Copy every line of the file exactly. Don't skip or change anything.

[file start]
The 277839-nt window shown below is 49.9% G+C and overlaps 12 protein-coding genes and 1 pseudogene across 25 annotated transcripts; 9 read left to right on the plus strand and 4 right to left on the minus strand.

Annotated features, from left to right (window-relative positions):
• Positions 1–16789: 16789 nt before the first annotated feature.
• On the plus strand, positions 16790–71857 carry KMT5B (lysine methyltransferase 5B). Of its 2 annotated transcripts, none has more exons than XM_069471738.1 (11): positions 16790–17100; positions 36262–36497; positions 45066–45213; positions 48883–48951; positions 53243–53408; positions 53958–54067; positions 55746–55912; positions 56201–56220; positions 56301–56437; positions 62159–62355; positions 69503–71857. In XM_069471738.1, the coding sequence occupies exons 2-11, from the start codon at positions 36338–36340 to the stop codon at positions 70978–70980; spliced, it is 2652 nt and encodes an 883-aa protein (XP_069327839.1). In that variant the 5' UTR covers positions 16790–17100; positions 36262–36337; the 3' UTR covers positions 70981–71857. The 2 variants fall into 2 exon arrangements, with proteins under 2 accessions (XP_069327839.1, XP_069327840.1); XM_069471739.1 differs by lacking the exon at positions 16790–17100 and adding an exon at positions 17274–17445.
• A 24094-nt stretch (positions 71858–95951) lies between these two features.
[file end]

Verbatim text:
The 277839-nt window shown below is 49.9% G+C and overlaps 12 protein-coding genes and 1 pseudogene across 25 annotated transcripts; 9 read left to right on the plus strand and 4 right to left on the minus strand.

Annotated features, from left to right (window-relative positions):
• Positions 1–16789: 16789 nt before the first annotated feature.
• On the plus strand, positions 16790–71857 carry KMT5B (lysine methyltransferase 5B). Of its 2 annotated transcripts, none has more exons than XM_069471738.1 (11): positions 16790–17100; positions 36262–36497; positions 45066–45213; positions 48883–48951; positions 53243–53408; positions 53958–54067; positions 55746–55912; positions 56201–56220; positions 56301–56437; positions 62159–62355; positions 69503–71857. In XM_069471738.1, the coding sequence occupies exons 2-11, from the start codon at positions 36338–36340 to the stop codon at positions 70978–70980; spliced, it is 2652 nt and encodes an 883-aa protein (XP_069327839.1). In that variant the 5' UTR covers positions 16790–17100; positions 36262–36337; the 3' UTR covers positions 70981–71857. The 2 variants fall into 2 exon arrangements, with proteins under 2 accessions (XP_069327839.1, XP_069327840.1); XM_069471739.1 differs by lacking the exon at positions 16790–17100 and adding an exon at positions 17274–17445.
• A 24094-nt stretch (positions 71858–95951) lies between these two features.